Shortnose Gar (Lepisosteus platostomus)

The shortnose gar is the smallest member of an ancient family, Lepisosteidae, of predaceous fish. It is the most tolerant of all the gar, as it is capable of withstanding murky and brackish water with the help of its specialized air bladder. The bladder allows the gar to gulp in supplementary air and to release gases.

Because large numbers of coarse fish and panfish exist in many waters inhabited by gar, the shortnose gar (as well as other gar) can be useful in controlling these populations. In some areas, however, it is considered a nuisance by anglers and sometimes even a problem because of its abundance.

The shortnose gar has good sporting virtues but is not widely pursued. It is often caught incidentally by anglers pursuing other fish. It is not considered a good food fish, and its roe is toxic.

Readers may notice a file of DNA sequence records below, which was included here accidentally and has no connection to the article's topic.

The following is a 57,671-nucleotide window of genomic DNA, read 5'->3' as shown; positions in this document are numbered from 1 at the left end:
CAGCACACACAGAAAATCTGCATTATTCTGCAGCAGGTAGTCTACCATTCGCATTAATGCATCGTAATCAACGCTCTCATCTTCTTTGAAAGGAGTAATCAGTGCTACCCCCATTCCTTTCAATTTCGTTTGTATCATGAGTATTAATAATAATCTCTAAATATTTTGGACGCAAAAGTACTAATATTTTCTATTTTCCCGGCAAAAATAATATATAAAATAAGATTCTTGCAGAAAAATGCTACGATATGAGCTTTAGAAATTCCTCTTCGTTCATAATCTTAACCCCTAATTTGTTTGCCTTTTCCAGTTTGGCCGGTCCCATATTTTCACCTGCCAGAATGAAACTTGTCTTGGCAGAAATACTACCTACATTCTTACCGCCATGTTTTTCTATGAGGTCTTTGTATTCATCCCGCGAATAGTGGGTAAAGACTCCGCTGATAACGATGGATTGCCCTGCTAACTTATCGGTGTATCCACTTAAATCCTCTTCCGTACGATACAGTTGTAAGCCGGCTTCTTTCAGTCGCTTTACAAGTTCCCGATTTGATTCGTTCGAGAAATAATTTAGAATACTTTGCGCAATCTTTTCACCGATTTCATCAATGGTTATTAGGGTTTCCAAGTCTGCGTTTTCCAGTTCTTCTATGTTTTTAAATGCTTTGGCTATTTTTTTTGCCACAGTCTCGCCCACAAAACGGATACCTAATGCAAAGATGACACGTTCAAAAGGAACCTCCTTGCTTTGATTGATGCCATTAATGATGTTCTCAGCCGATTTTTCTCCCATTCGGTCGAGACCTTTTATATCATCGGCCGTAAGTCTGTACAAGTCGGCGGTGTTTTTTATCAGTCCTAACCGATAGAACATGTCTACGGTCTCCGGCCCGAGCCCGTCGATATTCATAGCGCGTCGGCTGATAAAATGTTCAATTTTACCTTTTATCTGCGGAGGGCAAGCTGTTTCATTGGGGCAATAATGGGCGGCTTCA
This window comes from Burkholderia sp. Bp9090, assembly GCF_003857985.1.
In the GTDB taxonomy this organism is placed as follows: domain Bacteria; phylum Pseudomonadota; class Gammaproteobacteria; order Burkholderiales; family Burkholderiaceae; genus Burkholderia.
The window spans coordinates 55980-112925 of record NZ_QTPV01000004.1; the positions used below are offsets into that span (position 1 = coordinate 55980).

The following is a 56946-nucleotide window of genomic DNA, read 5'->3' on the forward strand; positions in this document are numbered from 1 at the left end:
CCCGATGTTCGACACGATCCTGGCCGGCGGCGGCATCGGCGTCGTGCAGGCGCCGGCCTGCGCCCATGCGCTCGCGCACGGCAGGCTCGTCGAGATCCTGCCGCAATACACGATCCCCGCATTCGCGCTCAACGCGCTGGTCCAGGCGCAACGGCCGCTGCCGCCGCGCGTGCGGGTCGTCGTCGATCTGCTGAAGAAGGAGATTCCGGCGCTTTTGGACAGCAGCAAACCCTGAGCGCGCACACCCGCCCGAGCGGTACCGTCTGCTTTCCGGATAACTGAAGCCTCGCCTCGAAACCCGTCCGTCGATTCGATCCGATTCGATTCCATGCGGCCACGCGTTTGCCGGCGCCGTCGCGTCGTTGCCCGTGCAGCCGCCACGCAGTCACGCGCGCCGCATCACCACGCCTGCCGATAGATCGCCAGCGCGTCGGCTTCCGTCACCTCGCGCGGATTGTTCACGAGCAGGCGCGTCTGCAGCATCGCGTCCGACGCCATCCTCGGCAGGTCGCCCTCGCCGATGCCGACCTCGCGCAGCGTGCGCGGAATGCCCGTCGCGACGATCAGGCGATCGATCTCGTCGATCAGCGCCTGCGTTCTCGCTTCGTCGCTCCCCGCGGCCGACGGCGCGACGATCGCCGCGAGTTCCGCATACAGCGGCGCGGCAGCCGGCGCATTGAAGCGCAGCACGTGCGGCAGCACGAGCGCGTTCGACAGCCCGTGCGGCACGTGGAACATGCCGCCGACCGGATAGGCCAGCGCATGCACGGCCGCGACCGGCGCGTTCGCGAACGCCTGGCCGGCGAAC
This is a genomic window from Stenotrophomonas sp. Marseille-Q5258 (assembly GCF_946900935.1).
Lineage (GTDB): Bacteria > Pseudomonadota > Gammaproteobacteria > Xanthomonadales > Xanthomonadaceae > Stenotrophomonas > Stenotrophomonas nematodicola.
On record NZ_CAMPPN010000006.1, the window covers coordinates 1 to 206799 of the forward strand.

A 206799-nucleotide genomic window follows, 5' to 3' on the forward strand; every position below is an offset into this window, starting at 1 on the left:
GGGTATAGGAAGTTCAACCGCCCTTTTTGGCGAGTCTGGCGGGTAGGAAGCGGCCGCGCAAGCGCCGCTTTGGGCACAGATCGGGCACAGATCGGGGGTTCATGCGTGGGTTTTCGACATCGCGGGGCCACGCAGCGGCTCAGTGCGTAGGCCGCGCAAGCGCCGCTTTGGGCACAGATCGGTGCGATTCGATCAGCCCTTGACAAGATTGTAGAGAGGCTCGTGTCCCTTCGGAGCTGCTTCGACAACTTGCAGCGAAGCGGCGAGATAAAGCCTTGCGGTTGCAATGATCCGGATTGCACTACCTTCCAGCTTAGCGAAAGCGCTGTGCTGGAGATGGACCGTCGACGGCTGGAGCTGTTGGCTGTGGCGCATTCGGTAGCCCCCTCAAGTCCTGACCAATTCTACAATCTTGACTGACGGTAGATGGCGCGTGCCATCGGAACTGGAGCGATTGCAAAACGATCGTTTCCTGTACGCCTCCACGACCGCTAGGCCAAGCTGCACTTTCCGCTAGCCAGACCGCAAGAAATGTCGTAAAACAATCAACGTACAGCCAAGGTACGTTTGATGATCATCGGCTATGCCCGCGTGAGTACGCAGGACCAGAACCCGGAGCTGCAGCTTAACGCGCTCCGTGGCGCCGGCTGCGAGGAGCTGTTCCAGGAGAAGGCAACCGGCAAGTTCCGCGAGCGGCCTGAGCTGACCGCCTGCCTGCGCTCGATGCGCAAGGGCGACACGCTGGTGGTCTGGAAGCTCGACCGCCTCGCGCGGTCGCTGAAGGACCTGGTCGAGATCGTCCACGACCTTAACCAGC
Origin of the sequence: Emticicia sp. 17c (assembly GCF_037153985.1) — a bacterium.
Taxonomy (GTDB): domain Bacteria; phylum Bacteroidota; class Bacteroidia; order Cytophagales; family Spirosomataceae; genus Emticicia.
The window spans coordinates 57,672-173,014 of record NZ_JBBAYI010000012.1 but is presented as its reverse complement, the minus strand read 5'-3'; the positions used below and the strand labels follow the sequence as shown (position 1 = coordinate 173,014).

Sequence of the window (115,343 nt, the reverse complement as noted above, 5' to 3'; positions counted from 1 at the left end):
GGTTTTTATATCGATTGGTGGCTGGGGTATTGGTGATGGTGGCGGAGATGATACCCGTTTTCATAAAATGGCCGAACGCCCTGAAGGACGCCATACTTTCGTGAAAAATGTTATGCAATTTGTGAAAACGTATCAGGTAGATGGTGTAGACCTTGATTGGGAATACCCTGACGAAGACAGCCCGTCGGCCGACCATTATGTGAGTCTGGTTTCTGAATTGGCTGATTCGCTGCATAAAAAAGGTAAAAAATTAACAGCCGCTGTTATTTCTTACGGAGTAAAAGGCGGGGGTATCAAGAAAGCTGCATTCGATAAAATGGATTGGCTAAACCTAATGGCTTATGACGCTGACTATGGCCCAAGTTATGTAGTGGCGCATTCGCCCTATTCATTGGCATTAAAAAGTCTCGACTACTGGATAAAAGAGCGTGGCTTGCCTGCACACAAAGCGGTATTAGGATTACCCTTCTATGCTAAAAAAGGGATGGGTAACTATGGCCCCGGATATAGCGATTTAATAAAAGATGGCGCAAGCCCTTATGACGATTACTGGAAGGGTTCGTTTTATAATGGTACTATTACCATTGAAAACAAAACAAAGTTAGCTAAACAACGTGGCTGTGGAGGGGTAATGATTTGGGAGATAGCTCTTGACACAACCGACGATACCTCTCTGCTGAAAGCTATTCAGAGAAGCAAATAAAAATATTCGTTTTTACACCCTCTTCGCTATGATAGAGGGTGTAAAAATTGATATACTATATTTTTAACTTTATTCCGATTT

The body is long and cylindrical, covered with ganoid (diamond-shaped) scales. There is a single row of teeth in the upper jaw, compared with the alligator gar’s two rows. It has a short, broad snout. Unlike its relatives the Florida gar and the spotted gar, it has no spots on its head, but it does have spots on its dorsal, anal, and caudal fins. Size. The shortnose gar rarely exceeds 2.5 feet in length. The all-tackle world record is a 5-pound, 12-ounce fish caught in 1995 in Illinois.

Spawning behavior

Spawning occurs in the spring in shallow bays and sloughs. The eggs attach to weeds or other objects.


The diet of the shortnose gar is similar to that of other gar; forage and rough fish comprise the bulk of its food.


The shortnose gar occurs from the Great Lakes south to the Gulf of Mexico but is essentially limited to the low-gradient portions of the Mississippi River basin. In the United States, it is found from northern Alabama to Oklahoma and down through Louisiana to the Gulf of Mexico. In the north, it has a broad range in the river systems that feed the Mississippi, from southern Ohio to Montana.


This species is common in quiet water, including the pools and backwater areas of creeks and small to large rivers, and in swamps, lakes, and oxbows, often near vegetation. The shortnose gar is even more tolerant of muddy water than are other gar, and it prefers warm water.